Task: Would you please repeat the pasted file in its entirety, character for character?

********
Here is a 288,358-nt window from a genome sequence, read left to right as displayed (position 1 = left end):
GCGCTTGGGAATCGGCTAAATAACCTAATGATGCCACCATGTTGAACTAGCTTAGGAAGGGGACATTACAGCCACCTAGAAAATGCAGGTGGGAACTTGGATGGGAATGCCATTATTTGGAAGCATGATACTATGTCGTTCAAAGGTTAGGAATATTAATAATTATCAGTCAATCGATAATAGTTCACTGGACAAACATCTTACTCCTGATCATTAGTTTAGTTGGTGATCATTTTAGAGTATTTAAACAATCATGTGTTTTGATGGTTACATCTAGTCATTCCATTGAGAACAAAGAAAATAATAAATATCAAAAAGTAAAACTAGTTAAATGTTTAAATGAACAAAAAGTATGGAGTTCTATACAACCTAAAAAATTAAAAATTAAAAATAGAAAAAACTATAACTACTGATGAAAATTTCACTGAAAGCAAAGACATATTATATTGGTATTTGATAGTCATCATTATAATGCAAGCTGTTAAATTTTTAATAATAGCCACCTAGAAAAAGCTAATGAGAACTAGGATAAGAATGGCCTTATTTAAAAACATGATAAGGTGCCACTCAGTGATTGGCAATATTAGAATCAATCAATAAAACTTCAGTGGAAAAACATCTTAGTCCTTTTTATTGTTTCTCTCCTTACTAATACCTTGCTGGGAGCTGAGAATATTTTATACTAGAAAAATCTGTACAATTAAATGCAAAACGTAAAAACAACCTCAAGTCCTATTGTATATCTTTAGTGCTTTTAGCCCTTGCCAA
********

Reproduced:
Here is a 288,358-nt window from a genome sequence, read left to right as displayed (position 1 = left end):
GCGCTTGGGAATCGGCTAAATAACCTAATGATGCCACCATGTTGAACTAGCTTAGGAAGGGGACATTACAGCCACCTAGAAAATGCAGGTGGGAACTTGGATGGGAATGCCATTATTTGGAAGCATGATACTATGTCGTTCAAAGGTTAGGAATATTAATAATTATCAGTCAATCGATAATAGTTCACTGGACAAACATCTTACTCCTGATCATTAGTTTAGTTGGTGATCATTTTAGAGTATTTAAACAATCATGTGTTTTGATGGTTACATCTAGTCATTCCATTGAGAACAAAGAAAATAATAAATATCAAAAAGTAAAACTAGTTAAATGTTTAAATGAACAAAAAGTATGGAGTTCTATACAACCTAAAAAATTAAAAATTAAAAATAGAAAAAACTATAACTACTGATGAAAATTTCACTGAAAGCAAAGACATATTATATTGGTATTTGATAGTCATCATTATAATGCAAGCTGTTAAATTTTTAATAATAGCCACCTAGAAAAAGCTAATGAGAACTAGGATAAGAATGGCCTTATTTAAAAACATGATAAGGTGCCACTCAGTGATTGGCAATATTAGAATCAATCAATAAAACTTCAGTGGAAAAACATCTTAGTCCTTTTTATTGTTTCTCTCCTTACTAATACCTTGCTGGGAGCTGAGAATATTTTATACTAGAAAAATCTGTACAATTAAATGCAAAACGTAAAAACAACCTCAAGTCCTATTGTATATCTTTAGTGCTTTTAGCCCTTGCCAA